Caster Semenya appeals CAS ruling on testosterone limit

‘The IAAF will not drug me or stop me from being who I am,’ says South African runner

South Africa’s Caster Semenya celebrates after winning the women’s 800m at the Khalifa International Stadium in Doha this month. Photo: Ibraheem Al Omari/Reuters

South Africa’s Caster Semenya celebrates after winning the women’s 800m at the Khalifa International Stadium in Doha this month. Photo: Ibraheem Al Omari/Reuters

 

Caster Semenya has filed an appeal to the Federal Supreme Court of Switzerland challenging the recent ruling against her by the Court of Arbitration for Sport, the double Olympic champion has announced.

Semenya’s appeal against the introduction of a testosterone limit for women with naturally-occurring high levels of the hormone by athletics’ world governing body the IAAF was rejected by CAS on May 1st.

The ruling means she and other athletes with similar genetic conditions will have to take hormone suppressants to bring their testosterone down to a level closer to the typical female range.

On the filing of her new appeal on Wednesday, Semenya said: “I am a woman and I am a world-class athlete. The IAAF will not drug me or stop me from being who I am.”

Semenya intends to ask the Swiss Federal Supreme Court to set aside the decision of CAS in its entirety, according to a statement issued on her behalf.

However, it is understood that her best chance of success is if the initial ruling is deemed to be incompatible with public policy.

Dr Dorothee Schramm of Sidley Austin LLP in Geneva is leading Semenya’s appeal and said: “The IAAF regulations violate the most fundamental principles of Swiss public policy. In the race for justice, human rights must win over sporting interests.”

Semenya’s South African lawyer Gregory Nott added: “It is gravely concerning that the IAAF has called on doctors to ‘clarify’ the gender identities of female athletes and justified medical interventions on female athletes as ‘gender-affirming’.

“Such views are based not in modern science or medicine. Instead, they reflect an outdated and deeply flawed socio-cultural stereotype of what it means to be a woman.”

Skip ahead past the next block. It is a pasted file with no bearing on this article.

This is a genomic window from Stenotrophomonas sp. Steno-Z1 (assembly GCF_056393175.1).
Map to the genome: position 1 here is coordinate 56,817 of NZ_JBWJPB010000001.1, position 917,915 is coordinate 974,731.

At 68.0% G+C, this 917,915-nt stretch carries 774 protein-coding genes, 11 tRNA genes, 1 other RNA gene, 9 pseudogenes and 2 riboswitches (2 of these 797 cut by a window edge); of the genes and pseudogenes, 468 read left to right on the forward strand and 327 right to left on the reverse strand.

One of the three CAS judges agreed with Semenya and the IAAF was told there were significant caveats to the court’s approval of its ‘eligibility regulations for female classification (athletes with differences of sex development)’.

Semenya was asking sport’s highest court to declare the rules as “invalid and void with immediate effect” because they were “discriminatory, unnecessary, unreliable and disproportionate”.

But, in a statement to announce its decision, the Lausanne-based court said: “By majority, the panel has dismissed the requests for arbitration considering that the claimants were unable to establish that the DSD regulations were ‘invalid’.

“The panel found that the DSD regulations are discriminatory but the majority of the panel found that, on the basis of the evidence submitted by the parties, such discrimination is a necessary, reasonable and proportionate means of achieving the IAAF’s aim of preserving the integrity of female athletics in the restricted events.”

Those events are every race between 400 metres and a mile, including relays, as those are the only events the IAAF has so far been able to statistically demonstrate that high testosterone gives DSD, or intersex, athletes a significant advantage.

Semenya is set to race over 3,000m at the Diamond League Prefontaine Classic on June 30th, her first race since the DSD ruled came into effect on May 8th.

The Irish Times Logo
Commenting on The Irish Times has changed. To comment you must now be an Irish Times subscriber.
SUBSCRIBE
GO BACK
Error Image
The account details entered are not currently associated with an Irish Times subscription. Please subscribe to sign in to comment.
Comment Sign In

Forgot password?
The Irish Times Logo
Thank you
You should receive instructions for resetting your password. When you have reset your password, you can Sign In.
The Irish Times Logo
Please choose a screen name. This name will appear beside any comments you post. Your screen name should follow the standards set out in our community standards.
Screen Name Selection

Hello

Please choose a screen name. This name will appear beside any comments you post. Your screen name should follow the standards set out in our community standards.

The Irish Times Logo
Commenting on The Irish Times has changed. To comment you must now be an Irish Times subscriber.
SUBSCRIBE
Forgot Password
Please enter your email address so we can send you a link to reset your password.

Sign In

Your Comments
We reserve the right to remove any content at any time from this Community, including without limitation if it violates the Community Standards. We ask that you report content that you in good faith believe violates the above rules by clicking the Flag link next to the offending comment or by filling out this form. New comments are only accepted for 3 days from the date of publication.